I started looking at the Gold Coast marathon in July, hearing that it was a flat course and figuring that the dead of winter would hopefully cool things down. After moving to Australia I quickly reassessed; the heat and humidity of summer in Melbourne has both made it very hard to run much, meaning I’d be very behind on my training if I was to run a marathon three months from now, and it showed me that I have no interest in going up to the notoriously-humid Gold Coast for a race. Luckily, by this point we had decided that we were going to see out our year in Australia, so Melbourne was back on the table.
The Melbourne marathon is on Sunday, 13 October, exactly six months from now, and I officially registered last night. I’ve decided to use a Hal Higdon plan based on the recommendation of… pretty much everybody, and I’m going with the Novice 2 plan because I want to push myself a little (I’ll drop back to the Novice 1 plan if needed but looking at the prerequisites I think I should be okay. It will be slightly modified as the plan has you running a half-marathon at the end of the ninth week and I am going to do Run Melbourne’s half-marathon event on 28 July, which is only seven weeks in, but for the most part I’m aiming to stick to the plan as closely as possible. It’s definitely going to be tough to stick to in points—namely just two weeks before the race, when we’re planning to be in Japan for the Rugby World Cup—but I’ll make the time to run and will luckily be tapering then anyway.
The plan runs for 18 weeks up until the marathon which means that I won’t actually be starting it officially until the second week of June, but in the meantime I’m taking advantage of the cooler weather (finally) and building mileage, strength, and endurance by running as much as I can in preparation. Running a full marathon six months from today is going to be the biggest fitness goal I have ever, and maybe will ever, achieve, and I’m planning to do it right. I’ll check in with updates on my training and progress as I go, for support and accountability, and on 13 October I’ll see you at the far side of 26.2.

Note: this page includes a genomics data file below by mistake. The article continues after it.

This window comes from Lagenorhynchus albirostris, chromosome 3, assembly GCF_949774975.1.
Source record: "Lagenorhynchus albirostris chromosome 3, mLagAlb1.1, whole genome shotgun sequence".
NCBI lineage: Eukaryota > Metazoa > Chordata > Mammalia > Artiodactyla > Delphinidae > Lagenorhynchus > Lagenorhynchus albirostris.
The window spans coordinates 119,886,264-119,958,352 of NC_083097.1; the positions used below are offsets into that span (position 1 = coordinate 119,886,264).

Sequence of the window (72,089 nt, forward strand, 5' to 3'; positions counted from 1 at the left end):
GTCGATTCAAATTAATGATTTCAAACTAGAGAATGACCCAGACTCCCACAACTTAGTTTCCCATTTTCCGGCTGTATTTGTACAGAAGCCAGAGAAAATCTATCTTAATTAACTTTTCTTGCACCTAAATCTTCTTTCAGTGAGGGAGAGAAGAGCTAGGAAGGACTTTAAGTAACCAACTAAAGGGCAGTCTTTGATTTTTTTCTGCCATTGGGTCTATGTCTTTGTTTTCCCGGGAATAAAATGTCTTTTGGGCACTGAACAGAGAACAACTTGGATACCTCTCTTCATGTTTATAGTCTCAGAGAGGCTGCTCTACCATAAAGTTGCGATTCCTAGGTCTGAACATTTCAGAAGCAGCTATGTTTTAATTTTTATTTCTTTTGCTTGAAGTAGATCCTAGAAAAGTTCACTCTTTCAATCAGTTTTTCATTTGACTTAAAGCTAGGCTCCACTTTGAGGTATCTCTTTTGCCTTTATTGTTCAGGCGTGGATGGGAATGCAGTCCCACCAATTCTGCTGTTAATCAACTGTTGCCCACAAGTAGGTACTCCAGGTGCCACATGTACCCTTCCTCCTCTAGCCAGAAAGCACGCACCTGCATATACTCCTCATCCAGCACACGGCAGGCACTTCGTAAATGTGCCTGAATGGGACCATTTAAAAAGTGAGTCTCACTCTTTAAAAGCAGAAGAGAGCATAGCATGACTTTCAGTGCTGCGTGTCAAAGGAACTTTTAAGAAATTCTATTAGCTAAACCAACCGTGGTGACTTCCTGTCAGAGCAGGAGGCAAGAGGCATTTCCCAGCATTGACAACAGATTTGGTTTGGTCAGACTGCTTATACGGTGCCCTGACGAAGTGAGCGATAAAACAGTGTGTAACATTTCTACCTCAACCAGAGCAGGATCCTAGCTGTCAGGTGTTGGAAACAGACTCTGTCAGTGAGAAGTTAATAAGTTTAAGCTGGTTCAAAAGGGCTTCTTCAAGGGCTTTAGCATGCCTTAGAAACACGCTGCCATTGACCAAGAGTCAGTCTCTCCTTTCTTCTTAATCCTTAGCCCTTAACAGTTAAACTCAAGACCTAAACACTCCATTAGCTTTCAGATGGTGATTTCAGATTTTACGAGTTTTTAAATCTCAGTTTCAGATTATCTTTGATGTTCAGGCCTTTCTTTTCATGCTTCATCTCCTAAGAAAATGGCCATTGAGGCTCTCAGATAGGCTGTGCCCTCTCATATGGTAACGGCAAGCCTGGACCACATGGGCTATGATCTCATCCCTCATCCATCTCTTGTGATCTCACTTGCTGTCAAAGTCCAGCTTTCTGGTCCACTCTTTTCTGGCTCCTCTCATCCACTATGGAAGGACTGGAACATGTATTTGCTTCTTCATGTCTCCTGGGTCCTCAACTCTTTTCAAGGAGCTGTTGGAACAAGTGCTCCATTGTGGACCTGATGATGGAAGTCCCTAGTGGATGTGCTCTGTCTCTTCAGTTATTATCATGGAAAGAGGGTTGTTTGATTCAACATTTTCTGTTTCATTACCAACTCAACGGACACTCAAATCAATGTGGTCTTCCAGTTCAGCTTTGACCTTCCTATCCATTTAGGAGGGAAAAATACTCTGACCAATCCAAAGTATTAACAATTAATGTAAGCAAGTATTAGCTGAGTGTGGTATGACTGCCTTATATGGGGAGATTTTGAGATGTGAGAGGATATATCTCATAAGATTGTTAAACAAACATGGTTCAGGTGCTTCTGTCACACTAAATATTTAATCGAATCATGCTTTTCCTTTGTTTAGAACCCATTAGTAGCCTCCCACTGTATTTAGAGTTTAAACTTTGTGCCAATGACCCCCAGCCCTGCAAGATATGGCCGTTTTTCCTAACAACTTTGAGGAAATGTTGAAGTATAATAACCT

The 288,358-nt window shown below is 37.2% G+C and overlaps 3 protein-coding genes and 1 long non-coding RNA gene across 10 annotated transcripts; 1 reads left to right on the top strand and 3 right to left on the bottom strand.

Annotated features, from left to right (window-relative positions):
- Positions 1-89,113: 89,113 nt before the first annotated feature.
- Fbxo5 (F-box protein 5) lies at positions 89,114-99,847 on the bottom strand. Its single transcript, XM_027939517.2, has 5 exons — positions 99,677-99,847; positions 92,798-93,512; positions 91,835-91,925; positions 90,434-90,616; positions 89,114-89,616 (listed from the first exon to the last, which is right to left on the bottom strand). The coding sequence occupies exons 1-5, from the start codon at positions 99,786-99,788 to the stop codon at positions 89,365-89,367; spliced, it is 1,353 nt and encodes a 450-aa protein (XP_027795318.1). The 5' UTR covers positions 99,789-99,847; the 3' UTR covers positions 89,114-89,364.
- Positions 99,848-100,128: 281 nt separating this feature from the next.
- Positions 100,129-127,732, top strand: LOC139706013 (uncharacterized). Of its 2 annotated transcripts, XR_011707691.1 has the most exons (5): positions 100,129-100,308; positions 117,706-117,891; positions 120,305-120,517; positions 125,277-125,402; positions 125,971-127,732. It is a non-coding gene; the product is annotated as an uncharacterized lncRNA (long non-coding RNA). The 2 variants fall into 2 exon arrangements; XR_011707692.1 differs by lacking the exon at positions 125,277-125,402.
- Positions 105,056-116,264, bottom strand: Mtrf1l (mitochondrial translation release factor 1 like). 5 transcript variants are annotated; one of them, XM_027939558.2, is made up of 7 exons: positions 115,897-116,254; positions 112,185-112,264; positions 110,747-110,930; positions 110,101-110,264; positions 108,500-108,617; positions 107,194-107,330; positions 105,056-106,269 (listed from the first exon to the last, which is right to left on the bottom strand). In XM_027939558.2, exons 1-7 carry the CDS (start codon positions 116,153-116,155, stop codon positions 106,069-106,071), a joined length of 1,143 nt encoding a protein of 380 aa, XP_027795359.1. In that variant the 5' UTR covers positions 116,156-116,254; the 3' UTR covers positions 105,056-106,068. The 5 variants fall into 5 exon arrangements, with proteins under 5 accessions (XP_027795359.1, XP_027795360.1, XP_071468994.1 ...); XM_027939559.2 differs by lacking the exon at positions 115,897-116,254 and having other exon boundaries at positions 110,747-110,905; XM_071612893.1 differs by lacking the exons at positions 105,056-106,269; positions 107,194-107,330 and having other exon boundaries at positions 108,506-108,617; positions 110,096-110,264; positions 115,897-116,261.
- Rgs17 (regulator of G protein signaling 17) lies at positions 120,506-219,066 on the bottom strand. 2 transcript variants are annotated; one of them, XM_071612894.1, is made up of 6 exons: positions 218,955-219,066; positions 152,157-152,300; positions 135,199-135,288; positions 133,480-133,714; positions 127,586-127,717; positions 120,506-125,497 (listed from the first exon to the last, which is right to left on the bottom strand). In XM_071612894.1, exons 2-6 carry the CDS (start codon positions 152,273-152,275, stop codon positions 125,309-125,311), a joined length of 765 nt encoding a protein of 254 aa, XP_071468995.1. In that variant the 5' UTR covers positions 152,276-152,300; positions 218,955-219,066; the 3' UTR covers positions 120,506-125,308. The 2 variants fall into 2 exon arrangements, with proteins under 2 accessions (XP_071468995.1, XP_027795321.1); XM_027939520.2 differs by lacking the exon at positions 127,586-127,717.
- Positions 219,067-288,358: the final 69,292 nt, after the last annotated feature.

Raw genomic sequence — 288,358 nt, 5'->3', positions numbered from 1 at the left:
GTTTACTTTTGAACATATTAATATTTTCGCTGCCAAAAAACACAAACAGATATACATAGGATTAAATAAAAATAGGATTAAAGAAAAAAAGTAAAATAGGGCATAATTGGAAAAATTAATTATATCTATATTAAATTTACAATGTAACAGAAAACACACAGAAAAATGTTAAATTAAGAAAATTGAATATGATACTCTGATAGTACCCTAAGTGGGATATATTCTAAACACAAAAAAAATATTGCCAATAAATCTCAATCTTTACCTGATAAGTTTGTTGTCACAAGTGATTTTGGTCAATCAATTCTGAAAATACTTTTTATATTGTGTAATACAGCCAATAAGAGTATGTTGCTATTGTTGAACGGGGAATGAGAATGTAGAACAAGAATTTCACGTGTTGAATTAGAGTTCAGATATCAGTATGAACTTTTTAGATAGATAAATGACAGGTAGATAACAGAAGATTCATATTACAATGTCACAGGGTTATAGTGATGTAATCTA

Follow me on Strava if you want to keep up with my training!
Mindfulness is a lifelong practice, and for most of us, it requires conscious effort. We wake up in the mornings bleary-eyed and in need of caffeine rather than serene and at peace with ourselves and the world. It’s easy for us to go about our days telling ourselves that we don’t have time to meditate or do yoga, no spare minutes to practice gratitude in between commuting and working and hitting the gym and cooking dinner and taking care of kids and doing homework and buying groceries and doing every other one of those essential things that seem to eat up every moment of the day.
The truth is, we do have time, and we choose to fill that time with reading and Netflix and sports and bar-hopping and every other one of those non-essential things, and there’s absolutely nothing wrong with that. This isn’t a “social media is the devil” post, because that subject is beyond played out and anyway that’s not how I feel (perhaps a topic for another post). What this is, is proof that even with the few spare moments you have in your life, you can practice mindfulness. Even if you only have 10 minutes, here are 10 ways to bring more awareness into your everyday.